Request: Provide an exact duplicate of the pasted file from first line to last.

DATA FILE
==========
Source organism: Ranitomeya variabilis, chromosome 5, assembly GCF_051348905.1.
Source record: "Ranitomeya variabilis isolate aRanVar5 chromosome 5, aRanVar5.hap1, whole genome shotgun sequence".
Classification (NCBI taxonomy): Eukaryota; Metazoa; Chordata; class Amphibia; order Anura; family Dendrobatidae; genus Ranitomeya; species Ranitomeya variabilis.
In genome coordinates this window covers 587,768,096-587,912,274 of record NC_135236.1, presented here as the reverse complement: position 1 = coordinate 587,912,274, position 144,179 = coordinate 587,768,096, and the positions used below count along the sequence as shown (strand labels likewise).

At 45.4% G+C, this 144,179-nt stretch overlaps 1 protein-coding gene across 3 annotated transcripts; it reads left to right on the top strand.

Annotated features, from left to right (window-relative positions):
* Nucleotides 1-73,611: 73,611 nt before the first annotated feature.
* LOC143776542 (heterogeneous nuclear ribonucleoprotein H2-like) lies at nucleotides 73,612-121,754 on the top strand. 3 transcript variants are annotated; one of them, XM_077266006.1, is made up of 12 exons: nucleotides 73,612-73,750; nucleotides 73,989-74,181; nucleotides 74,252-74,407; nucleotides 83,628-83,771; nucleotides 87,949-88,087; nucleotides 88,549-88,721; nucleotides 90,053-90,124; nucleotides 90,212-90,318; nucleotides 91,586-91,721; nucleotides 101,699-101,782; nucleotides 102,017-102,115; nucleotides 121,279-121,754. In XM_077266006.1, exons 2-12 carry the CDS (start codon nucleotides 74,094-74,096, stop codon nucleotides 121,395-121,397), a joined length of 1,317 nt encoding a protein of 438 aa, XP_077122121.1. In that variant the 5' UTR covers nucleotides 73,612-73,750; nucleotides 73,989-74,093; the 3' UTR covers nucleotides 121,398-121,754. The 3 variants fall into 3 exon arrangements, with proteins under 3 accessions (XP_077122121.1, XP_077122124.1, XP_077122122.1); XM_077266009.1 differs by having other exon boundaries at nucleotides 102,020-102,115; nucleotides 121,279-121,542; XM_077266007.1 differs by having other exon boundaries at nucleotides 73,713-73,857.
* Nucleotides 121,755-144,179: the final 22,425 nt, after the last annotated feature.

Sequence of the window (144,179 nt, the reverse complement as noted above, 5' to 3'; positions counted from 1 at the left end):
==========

Source organism: Ranitomeya variabilis, chromosome 5, assembly GCF_051348905.1.
Source record: "Ranitomeya variabilis isolate aRanVar5 chromosome 5, aRanVar5.hap1, whole genome shotgun sequence".
Classification (NCBI taxonomy): Eukaryota; Metazoa; Chordata; class Amphibia; order Anura; family Dendrobatidae; genus Ranitomeya; species Ranitomeya variabilis.
In genome coordinates this window covers 587,768,096-587,912,274 of record NC_135236.1, presented here as the reverse complement: position 1 = coordinate 587,912,274, position 144,179 = coordinate 587,768,096, and the positions used below count along the sequence as shown (strand labels likewise).

At 45.4% G+C, this 144,179-nt stretch overlaps 1 protein-coding gene across 3 annotated transcripts; it reads left to right on the top strand.

Annotated features, from left to right (window-relative positions):
* Nucleotides 1-73,611: 73,611 nt before the first annotated feature.
* LOC143776542 (heterogeneous nuclear ribonucleoprotein H2-like) lies at nucleotides 73,612-121,754 on the top strand. 3 transcript variants are annotated; one of them, XM_077266006.1, is made up of 12 exons: nucleotides 73,612-73,750; nucleotides 73,989-74,181; nucleotides 74,252-74,407; nucleotides 83,628-83,771; nucleotides 87,949-88,087; nucleotides 88,549-88,721; nucleotides 90,053-90,124; nucleotides 90,212-90,318; nucleotides 91,586-91,721; nucleotides 101,699-101,782; nucleotides 102,017-102,115; nucleotides 121,279-121,754. In XM_077266006.1, exons 2-12 carry the CDS (start codon nucleotides 74,094-74,096, stop codon nucleotides 121,395-121,397), a joined length of 1,317 nt encoding a protein of 438 aa, XP_077122121.1. In that variant the 5' UTR covers nucleotides 73,612-73,750; nucleotides 73,989-74,093; the 3' UTR covers nucleotides 121,398-121,754. The 3 variants fall into 3 exon arrangements, with proteins under 3 accessions (XP_077122121.1, XP_077122124.1, XP_077122122.1); XM_077266009.1 differs by having other exon boundaries at nucleotides 102,020-102,115; nucleotides 121,279-121,542; XM_077266007.1 differs by having other exon boundaries at nucleotides 73,713-73,857.
* Nucleotides 121,755-144,179: the final 22,425 nt, after the last annotated feature.

Sequence of the window (144,179 nt, the reverse complement as noted above, 5' to 3'; positions counted from 1 at the left end):